>>
>> Without your patch, the stored __per_cpu_start and __per_cpu_end
>> values are as shown here in the symbol_table_data structure:
>>
>> crash> help -s
>> ...
>> __per_cpu_start: 0
>> __per_cpu_end: 17358
>> ...
>>
>> which reflect the beginning and end of the kernel's __per_cpu
>> symbol range:
>>
>> crash> sym -l
>> 0 (D) __per_cpu_start
>> 0 (V) per_cpu__irq_stack_union
>> 4000 (V) per_cpu__gdt_page
>> 5000 (V) per_cpu__exception_stacks
>> ...
>> 16940 (V) per_cpu__cpu_tlbstate
>> 16980 (V) per_cpu__runqueues
>> 17340 (V) per_cpu__sched_clock_data
>> 17358 (D) __per_cpu_end
>> ffffffff81000000 (T) _text
>> ...
>>
>> With your patch applied, the st->__per_cpu_end value gets changed
>> like so:
>>
>> crash> help -s
>> ...
>> __per_cpu_start: 0
>> __per_cpu_end: ffffffff81bf36b8
>> ...
>>
>> But that doesn't seem right, where ffffffff81bf36b8 is the
>> "pcpu_reserved_chunk_limit" symbol value:
>>
>> crash> sym ffffffff81bf36b8
>> ffffffff81bf36b8 (b) pcpu_reserved_chunk_limit
>> crash>
>>
>> I'm guessing that you want it st->__per_cpu_end to be bumped from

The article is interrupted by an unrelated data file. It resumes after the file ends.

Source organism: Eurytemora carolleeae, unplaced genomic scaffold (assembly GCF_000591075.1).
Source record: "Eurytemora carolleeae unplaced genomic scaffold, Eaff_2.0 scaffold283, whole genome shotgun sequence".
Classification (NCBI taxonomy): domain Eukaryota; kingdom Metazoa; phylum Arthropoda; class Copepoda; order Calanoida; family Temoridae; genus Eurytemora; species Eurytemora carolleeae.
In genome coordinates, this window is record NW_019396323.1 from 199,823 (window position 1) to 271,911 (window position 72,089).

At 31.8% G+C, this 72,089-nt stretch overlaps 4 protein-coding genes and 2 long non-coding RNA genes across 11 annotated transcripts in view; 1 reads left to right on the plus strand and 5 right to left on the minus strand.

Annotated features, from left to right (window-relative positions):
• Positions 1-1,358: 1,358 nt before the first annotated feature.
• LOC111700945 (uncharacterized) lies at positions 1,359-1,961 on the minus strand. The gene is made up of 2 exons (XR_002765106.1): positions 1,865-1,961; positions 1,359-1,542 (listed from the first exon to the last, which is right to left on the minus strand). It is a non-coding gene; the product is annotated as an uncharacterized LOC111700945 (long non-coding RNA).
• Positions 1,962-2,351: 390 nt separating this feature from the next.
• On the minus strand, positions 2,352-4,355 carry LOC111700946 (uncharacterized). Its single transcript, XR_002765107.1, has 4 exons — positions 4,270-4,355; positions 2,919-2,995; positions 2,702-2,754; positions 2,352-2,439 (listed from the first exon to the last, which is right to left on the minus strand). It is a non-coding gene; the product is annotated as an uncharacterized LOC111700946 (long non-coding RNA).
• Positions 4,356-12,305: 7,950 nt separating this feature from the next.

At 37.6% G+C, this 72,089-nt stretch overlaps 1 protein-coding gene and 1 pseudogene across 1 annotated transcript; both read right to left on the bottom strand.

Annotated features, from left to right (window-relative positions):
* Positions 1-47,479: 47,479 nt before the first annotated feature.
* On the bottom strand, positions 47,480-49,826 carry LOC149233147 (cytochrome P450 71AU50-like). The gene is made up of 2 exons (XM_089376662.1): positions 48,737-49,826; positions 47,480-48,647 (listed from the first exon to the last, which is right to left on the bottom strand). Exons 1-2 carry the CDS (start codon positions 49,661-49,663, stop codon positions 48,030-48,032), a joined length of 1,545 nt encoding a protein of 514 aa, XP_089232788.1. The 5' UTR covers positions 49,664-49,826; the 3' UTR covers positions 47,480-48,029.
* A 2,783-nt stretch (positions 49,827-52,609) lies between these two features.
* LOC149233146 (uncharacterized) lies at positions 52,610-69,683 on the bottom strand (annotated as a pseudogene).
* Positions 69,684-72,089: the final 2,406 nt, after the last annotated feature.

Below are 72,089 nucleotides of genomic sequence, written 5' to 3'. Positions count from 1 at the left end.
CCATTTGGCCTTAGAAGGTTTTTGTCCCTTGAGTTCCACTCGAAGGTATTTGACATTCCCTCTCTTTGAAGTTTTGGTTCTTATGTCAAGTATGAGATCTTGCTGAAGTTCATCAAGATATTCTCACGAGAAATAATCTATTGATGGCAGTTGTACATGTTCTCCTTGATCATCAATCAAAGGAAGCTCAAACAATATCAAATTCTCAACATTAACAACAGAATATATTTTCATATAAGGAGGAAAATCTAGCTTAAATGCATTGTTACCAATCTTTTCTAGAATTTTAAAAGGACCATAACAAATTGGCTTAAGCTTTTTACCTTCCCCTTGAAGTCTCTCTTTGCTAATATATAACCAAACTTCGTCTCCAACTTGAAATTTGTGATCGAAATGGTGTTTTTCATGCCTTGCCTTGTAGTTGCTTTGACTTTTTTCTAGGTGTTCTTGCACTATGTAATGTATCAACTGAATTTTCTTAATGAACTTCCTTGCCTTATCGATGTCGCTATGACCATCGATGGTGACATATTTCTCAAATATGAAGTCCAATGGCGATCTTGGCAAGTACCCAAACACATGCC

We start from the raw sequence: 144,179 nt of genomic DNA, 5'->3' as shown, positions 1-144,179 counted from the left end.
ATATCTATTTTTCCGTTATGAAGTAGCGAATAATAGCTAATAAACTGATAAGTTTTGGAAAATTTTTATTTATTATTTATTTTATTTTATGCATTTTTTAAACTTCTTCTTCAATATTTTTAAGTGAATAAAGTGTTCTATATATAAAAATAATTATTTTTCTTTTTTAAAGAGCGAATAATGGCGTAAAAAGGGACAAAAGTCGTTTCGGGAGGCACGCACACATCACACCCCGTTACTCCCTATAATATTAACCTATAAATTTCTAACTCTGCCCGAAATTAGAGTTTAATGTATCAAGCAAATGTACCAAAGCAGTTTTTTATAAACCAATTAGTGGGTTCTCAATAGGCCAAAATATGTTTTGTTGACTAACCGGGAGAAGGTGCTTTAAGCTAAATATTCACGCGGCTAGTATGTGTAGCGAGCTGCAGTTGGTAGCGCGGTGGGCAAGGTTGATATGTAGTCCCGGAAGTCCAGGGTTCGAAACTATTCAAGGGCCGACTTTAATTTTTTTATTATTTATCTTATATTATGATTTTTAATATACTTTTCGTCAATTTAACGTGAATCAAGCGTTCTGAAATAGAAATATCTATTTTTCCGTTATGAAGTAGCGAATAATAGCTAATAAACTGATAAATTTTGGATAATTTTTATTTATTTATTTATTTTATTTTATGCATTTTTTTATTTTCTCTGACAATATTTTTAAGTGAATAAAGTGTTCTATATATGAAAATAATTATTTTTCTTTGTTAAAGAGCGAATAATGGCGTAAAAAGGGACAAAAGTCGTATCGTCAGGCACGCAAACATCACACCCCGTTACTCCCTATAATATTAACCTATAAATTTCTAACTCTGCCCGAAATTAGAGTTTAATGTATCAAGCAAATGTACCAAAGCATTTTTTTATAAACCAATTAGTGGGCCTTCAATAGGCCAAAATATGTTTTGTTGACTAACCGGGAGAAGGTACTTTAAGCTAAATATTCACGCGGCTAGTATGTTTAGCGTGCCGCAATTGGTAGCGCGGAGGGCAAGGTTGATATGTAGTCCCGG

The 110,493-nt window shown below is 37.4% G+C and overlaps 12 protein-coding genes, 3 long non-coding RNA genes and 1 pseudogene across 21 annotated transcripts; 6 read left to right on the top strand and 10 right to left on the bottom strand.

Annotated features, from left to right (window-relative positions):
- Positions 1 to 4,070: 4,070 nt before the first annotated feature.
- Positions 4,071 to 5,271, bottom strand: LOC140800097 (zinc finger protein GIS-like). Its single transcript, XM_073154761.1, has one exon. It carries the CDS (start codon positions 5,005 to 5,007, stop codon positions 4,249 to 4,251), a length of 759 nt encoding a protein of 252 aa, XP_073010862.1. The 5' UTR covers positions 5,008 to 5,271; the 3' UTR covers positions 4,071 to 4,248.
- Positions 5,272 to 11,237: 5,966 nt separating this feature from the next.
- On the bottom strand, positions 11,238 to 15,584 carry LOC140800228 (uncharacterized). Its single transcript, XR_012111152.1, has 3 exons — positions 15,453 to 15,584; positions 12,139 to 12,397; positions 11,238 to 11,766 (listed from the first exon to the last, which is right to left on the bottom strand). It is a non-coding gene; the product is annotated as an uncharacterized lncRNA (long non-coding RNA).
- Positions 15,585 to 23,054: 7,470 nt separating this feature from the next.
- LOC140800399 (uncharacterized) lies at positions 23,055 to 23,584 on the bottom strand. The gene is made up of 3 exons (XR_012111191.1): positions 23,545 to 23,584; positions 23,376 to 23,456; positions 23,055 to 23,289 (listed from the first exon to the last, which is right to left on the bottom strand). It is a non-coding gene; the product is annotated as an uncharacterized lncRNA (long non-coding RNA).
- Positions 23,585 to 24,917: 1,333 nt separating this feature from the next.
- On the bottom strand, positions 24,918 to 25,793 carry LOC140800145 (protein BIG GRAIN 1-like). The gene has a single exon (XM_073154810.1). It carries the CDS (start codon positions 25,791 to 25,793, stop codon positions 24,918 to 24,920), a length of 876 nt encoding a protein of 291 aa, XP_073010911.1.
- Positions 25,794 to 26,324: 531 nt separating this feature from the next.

>> 0x17358 to 0x19358:
>>
>> crash> px pcpu_reserved_chunk_limit
>> pcpu_reserved_chunk_limit = $4 = 0x19358
>> crash>
>>
>>(3) Testing with a generic upstream 2.6.37-rc1 kernel, I see the same
>> behaviour as with the RHEL6 kernel.
>>
>>In any case, there's no way I can change the st->__per_cpu_end values
>>as you propose -- even if it somehow works with your testing.
>>
>>Comments?
>>
>>Dave
>
>
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Dave Anderson 11-09-2010 07:29 PM

To support module percpu symbol
 
----- "Toshikazu Nakayama" <nakayama.ts@ncos.nec.co.jp> wrote:

> Hi Dave,
>
> I did some wrong changes and would understand your mentions.
>
> Updating __per_cpu_end itself makes original UI's corruption.
> And for sure, I want __per_cpu_end to be bumped with your guess.
>
> I fixed these bugs like attachments and tested again,